Maggie by Charles Martin; 2006; $15.99; 307 pages; Thomas Nelson, Nashville, TN; 978-1-59554-055-3; checked out from Multnomah County Library, Capitol HIll; 3/28/18-3/30/18
Why did I read this? Because Pat Conroy passed away and Charles Martin is moving up to be my second favorite author ever.
This is the sequel to The Dead Don’t Dance which thoroughly gripped and moved me. After the events of the previous books things change again for Maggie and Dylan and their friends. Maggie and Dylan have to try and figure out how to reconnect after what happened in D3 and deal with new challenges that come through their friends and the choice of livelihood. Once again Martin writes a book that is a slice of life this is part thriller, part motivator and damm good.
What is with the title of the review? I have now read three books by Charles Martin and he has managed to make me cry while reading all three books, so in baseball parlance he is 3 for 3 or batting 1.000. He also grabbed me by referencing Pat Conroy and baseball in the story.
The Sons of Slabtown & Tales of Westside Sports by Donald R. Nelson; 2016; $25.00; 145 pages;DNelsonbooks, Portland, OR; 978-0976282396; purchased from the author at the Oregon Oldtimers & Active Association Banquet; 2/18/17-2/21/17
Why did I read this? Because I am interested in baseball and the city I live in.
The audience for this book is probably very limited. This is the story of the neighborhood in Northwest Portland that produced some major league baseball players, chief among them Boston Red Sox icon Johnny Pesky. There were several other players that made major league rosters and had cups of coffee in the majors. It is an interesting history of a neighborhood from the beginning of the twentieth century to mid century. Living here there is much that was very interesting and several old timers that I have met including Vince Pesky, who signed my copy the night I purchased it. Also John Leovich who I got to visit with on the Oregon Coast at his restaurant. This is actually a scrapbook with captions.
Thin Blue Smoke by Doug Worgul; 2012; $14.95; 457 pages; Burnside Books, Golden, CO.; 978-0-9852953-2-5; gift from Jordan Green of Burnside Books; 10/7/15-10/14/15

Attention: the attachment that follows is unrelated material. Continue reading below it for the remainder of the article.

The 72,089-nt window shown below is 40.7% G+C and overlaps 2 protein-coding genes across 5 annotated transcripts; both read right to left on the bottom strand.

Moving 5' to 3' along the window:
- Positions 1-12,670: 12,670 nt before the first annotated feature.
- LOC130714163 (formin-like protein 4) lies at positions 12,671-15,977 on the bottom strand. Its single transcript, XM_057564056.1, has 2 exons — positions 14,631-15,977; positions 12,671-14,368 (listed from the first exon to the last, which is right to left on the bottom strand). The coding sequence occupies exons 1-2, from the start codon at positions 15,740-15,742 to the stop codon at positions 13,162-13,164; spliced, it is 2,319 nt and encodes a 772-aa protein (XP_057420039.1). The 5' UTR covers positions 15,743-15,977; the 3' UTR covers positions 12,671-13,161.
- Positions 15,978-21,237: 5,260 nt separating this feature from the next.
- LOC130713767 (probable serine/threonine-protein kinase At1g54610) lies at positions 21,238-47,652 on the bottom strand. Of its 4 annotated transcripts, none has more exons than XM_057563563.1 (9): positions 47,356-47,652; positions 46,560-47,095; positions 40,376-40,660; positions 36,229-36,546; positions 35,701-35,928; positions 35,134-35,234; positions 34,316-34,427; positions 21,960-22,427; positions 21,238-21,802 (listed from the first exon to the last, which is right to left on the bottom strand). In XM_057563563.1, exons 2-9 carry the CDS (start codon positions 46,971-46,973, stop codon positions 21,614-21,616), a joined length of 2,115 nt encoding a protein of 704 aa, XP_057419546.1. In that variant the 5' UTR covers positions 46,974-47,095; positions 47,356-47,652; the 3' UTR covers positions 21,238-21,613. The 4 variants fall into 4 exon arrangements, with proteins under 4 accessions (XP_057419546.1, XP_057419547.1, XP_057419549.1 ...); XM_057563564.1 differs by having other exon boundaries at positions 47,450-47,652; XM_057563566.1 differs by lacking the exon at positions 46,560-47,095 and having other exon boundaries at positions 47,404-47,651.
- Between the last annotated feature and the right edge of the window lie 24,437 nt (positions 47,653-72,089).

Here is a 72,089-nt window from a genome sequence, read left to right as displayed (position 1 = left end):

This book has been sitting on my to be read shelf for three years since Jordan gave it to me. It is the story of LaVerne Williams, a former KC Athletics player, who runs a bbq joint in Kansas City. It is the story his life and the lives of those around him, a couple of young men from abusive homes, his family, a real estate developer and his son, a seminary professor and the women in their lives. It is a non linear story but that works here as we get each character’s backstory in bits and pieces. It is a story that is hard to describe but it is awesome and the best bbq around. I came to really like it. I felt at first that the ending was anti climatic, but that is how life sometimes feels.
Did I enjoy it? The structure of the story was unusual but it ultimately worked. I enjoyed getting to know the characters.
What is with the title of the review? The four main ingredients of the story are barbecue, baseball, blues and the Bible.
The Game of Love and Death by Martha Brockenbrough; 2015; $17.99; 329 pages; Arthur A. Levine Books, New York, NY;978-0-545-66834-7; checked out from Multnomah County Library, Gresham; 7/21/15-7/28/15
Not since The Book Thief has an emotion or concept been so effectively channeled as a character. Through the ages Love and Death have played a game to see which is stronger. This game starts in Seattle in 1920 with two players from disparate backgrounds who will have to face immeasurable odds just on their own, but death keeps complicating things, as if an African American and a Caucasian didn’t face enough odds in the USA in the 30’s and 40’s. Baseball, jazz, aviation all provide the background for a moving love story of two people fighting almost impossible odds.
Did I enjoy it? Yes, there were parts of this that I left this world and inhabited the world of the book. Everything that was around me dissolved when Martha talked about baseball in an early chapter and later when Henry interacted with Jazz music and when Flora flew. Martha I was moved deeply. Thank you.
What is with the title of the review? The were parts of the story that transported me to another place and time and I felt that I was not on the bus reading but inhabiting the story.
The Dad Report; Fathers, Sons and Baseball Families by Kevin Cook; 2015; $26.95; 272 pages; W.W. Norton and Company, New York, NY; 978-0-393-24600-1; checked out from Multnomah County Library, Midland; 7/10/15-7/15/15
Kevin Cook’s father was a minor league pitcher, who retained some of his baseball capability even after he retired from the game. Although I think no ever really retires from the game they are usually involved in some way even if it is just checking the standings each day. Kevin’s thoughts on his and his dad’s relationship moved him to interview families who were all involved in the major leagues, including the Boone family and Dan Haren and his father. There were several other families but I can’t remember them. If is an interesting look at how it is when you follow directly or almost directly in someone’s footsteps. How do seek advice, do you seek advice, do you follow that advice and more.
Did I enjoy it? Yes, it like many of my favorite movies is not really about baseball but about father and son relationships and how those are strained by societal norms that were imposed by the culture we were raised. I would think that the macho atmosphere of athletics would be very similar to the warrior mythology that I was raised in.
What is with the title of the review? Much like Kevin Cook and his father don’t speak much of emotional issues, but talk about baseball to convey their love for one another, my Dad and I talk about books. I just realized that with one of my sons we talk about movies and the other we talk about music.